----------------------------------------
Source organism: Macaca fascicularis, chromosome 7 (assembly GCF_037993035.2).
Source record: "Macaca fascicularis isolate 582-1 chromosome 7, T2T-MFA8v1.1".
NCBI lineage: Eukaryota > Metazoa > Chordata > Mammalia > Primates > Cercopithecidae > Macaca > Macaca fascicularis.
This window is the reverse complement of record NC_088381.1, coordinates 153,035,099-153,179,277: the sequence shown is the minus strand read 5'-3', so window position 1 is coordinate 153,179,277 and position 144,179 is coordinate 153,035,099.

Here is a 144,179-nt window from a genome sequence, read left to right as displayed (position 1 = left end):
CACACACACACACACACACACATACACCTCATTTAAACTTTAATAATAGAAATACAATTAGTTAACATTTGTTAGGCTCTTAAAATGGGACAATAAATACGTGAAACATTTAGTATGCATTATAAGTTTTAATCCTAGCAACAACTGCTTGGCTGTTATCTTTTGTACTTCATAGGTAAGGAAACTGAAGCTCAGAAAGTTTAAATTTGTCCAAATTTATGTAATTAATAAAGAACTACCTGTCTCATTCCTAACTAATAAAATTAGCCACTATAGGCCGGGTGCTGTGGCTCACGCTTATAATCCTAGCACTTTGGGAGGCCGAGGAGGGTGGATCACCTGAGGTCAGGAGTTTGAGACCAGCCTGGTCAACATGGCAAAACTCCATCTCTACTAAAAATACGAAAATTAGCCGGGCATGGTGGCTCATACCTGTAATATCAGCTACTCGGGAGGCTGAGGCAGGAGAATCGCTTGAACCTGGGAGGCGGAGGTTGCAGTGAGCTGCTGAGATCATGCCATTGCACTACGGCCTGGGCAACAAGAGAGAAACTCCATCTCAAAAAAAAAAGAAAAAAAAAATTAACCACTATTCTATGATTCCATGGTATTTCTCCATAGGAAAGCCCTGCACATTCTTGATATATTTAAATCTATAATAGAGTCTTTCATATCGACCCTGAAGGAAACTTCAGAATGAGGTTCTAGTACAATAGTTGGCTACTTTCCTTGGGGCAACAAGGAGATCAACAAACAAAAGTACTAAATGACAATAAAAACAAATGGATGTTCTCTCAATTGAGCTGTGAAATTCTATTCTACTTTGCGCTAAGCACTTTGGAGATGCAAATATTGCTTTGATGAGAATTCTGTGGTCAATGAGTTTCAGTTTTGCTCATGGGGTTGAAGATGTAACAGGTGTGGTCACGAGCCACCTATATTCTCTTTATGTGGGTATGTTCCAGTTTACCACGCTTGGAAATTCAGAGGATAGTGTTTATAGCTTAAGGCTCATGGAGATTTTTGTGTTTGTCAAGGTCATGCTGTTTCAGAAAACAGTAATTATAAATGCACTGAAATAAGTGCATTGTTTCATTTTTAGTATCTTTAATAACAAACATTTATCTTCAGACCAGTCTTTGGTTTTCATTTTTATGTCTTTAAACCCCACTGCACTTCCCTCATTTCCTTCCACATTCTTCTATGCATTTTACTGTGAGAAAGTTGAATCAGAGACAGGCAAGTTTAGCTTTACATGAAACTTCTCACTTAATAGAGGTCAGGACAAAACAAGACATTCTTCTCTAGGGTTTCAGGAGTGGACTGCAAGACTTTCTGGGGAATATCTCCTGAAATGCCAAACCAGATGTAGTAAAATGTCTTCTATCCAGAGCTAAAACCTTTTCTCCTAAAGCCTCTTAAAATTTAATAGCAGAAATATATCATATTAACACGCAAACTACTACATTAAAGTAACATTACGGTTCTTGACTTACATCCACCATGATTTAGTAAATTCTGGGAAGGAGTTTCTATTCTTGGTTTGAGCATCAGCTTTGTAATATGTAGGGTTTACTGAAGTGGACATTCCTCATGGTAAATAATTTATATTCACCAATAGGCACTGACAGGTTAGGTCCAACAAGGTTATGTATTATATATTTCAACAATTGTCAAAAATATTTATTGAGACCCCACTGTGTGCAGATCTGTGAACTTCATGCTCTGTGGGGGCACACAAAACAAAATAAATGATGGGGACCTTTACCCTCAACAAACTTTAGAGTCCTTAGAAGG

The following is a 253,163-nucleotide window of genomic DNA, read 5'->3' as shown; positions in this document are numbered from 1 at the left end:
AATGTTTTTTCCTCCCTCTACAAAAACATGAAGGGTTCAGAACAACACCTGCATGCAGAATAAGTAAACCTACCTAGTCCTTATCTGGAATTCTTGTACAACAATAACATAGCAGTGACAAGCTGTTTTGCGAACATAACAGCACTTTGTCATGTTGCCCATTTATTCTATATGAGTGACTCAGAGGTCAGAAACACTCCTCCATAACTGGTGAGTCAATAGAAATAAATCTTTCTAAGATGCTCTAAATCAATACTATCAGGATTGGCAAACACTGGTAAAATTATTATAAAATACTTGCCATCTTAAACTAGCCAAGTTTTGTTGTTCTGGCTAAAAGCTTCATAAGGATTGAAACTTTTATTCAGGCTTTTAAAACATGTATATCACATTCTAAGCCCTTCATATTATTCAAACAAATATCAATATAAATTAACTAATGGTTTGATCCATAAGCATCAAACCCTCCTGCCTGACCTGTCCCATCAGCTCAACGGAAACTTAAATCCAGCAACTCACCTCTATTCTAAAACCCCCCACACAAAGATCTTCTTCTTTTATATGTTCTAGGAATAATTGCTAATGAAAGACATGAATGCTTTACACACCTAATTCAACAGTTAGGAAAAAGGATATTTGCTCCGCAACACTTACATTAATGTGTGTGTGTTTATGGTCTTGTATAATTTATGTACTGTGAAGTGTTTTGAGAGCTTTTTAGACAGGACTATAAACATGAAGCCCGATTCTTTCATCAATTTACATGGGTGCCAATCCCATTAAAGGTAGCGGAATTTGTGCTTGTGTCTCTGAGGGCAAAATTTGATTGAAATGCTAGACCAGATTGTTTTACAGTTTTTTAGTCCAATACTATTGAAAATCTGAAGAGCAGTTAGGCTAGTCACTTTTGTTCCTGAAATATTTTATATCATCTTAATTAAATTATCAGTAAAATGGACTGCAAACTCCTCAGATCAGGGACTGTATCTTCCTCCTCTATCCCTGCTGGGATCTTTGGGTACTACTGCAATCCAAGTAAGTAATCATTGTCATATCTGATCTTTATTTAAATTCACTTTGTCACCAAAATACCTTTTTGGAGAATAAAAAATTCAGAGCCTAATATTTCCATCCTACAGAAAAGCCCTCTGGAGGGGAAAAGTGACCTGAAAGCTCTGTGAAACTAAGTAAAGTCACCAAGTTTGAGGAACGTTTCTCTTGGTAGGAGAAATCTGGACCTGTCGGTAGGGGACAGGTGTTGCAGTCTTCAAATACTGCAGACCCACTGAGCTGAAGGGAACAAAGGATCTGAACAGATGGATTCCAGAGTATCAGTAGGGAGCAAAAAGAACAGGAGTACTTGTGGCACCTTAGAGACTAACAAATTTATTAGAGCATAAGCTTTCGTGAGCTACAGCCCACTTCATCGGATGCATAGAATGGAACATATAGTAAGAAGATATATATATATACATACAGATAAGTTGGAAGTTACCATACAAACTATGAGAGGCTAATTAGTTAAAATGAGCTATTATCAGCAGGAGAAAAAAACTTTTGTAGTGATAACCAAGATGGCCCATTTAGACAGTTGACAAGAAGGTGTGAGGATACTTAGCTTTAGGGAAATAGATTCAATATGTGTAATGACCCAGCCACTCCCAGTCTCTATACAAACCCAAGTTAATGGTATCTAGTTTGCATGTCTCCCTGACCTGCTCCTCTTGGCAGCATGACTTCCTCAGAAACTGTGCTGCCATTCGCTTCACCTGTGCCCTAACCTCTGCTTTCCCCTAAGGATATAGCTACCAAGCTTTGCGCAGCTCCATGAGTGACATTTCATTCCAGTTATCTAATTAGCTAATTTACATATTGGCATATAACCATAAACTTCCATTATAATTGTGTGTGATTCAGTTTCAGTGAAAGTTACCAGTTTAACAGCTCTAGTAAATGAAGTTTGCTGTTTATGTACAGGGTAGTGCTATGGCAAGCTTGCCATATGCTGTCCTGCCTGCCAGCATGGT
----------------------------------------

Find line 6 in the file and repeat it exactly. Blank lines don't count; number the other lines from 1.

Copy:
CACACACACACACACACACACATACACCTCATTTAAACTTTAATAATAGAAATACAATTAGTTAACATTTGTTAGGCTCTTAAAATGGGACAATAAATACGTGAAACATTTAGTATGCATTATAAGTTTTAATCCTAGCAACAACTGCTTGGCTGTTATCTTTTGTACTTCATAGGTAAGGAAACTGAAGCTCAGAAAGTTTAAATTTGTCCAAATTTATGTAATTAATAAAGAACTACCTGTCTCATTCCTAACTAATAAAATTAGCCACTATAGGCCGGGTGCTGTGGCTCACGCTTATAATCCTAGCACTTTGGGAGGCCGAGGAGGGTGGATCACCTGAGGTCAGGAGTTTGAGACCAGCCTGGTCAACATGGCAAAACTCCATCTCTACTAAAAATACGAAAATTAGCCGGGCATGGTGGCTCATACCTGTAATATCAGCTACTCGGGAGGCTGAGGCAGGAGAATCGCTTGAACCTGGGAGGCGGAGGTTGCAGTGAGCTGCTGAGATCATGCCATTGCACTACGGCCTGGGCAACAAGAGAGAAACTCCATCTCAAAAAAAAAAGAAAAAAAAAATTAACCACTATTCTATGATTCCATGGTATTTCTCCATAGGAAAGCCCTGCACATTCTTGATATATTTAAATCTATAATAGAGTCTTTCATATCGACCCTGAAGGAAACTTCAGAATGAGGTTCTAGTACAATAGTTGGCTACTTTCCTTGGGGCAACAAGGAGATCAACAAACAAAAGTACTAAATGACAATAAAAACAAATGGATGTTCTCTCAATTGAGCTGTGAAATTCTATTCTACTTTGCGCTAAGCACTTTGGAGATGCAAATATTGCTTTGATGAGAATTCTGTGGTCAATGAGTTTCAGTTTTGCTCATGGGGTTGAAGATGTAACAGGTGTGGTCACGAGCCACCTATATTCTCTTTATGTGGGTATGTTCCAGTTTACCACGCTTGGAAATTCAGAGGATAGTGTTTATAGCTTAAGGCTCATGGAGATTTTTGTGTTTGTCAAGGTCATGCTGTTTCAGAAAACAGTAATTATAAATGCACTGAAATAAGTGCATTGTTTCATTTTTAGTATCTTTAATAACAAACATTTATCTTCAGACCAGTCTTTGGTTTTCATTTTTATGTCTTTAAACCCCACTGCACTTCCCTCATTTCCTTCCACATTCTTCTATGCATTTTACTGTGAGAAAGTTGAATCAGAGACAGGCAAGTTTAGCTTTACATGAAACTTCTCACTTAATAGAGGTCAGGACAAAACAAGACATTCTTCTCTAGGGTTTCAGGAGTGGACTGCAAGACTTTCTGGGGAATATCTCCTGAAATGCCAAACCAGATGTAGTAAAATGTCTTCTATCCAGAGCTAAAACCTTTTCTCCTAAAGCCTCTTAAAATTTAATAGCAGAAATATATCATATTAACACGCAAACTACTACATTAAAGTAACATTACGGTTCTTGACTTACATCCACCATGATTTAGTAAATTCTGGGAAGGAGTTTCTATTCTTGGTTTGAGCATCAGCTTTGTAATATGTAGGGTTTACTGAAGTGGACATTCCTCATGGTAAATAATTTATATTCACCAATAGGCACTGACAGGTTAGGTCCAACAAGGTTATGTATTATATATTTCAACAATTGTCAAAAATATTTATTGAGACCCCACTGTGTGCAGATCTGTGAACTTCATGCTCTGTGGGGGCACACAAAACAAAATAAATGATGGGGACCTTTACCCTCAACAAACTTTAGAGTCCTTAGAAGG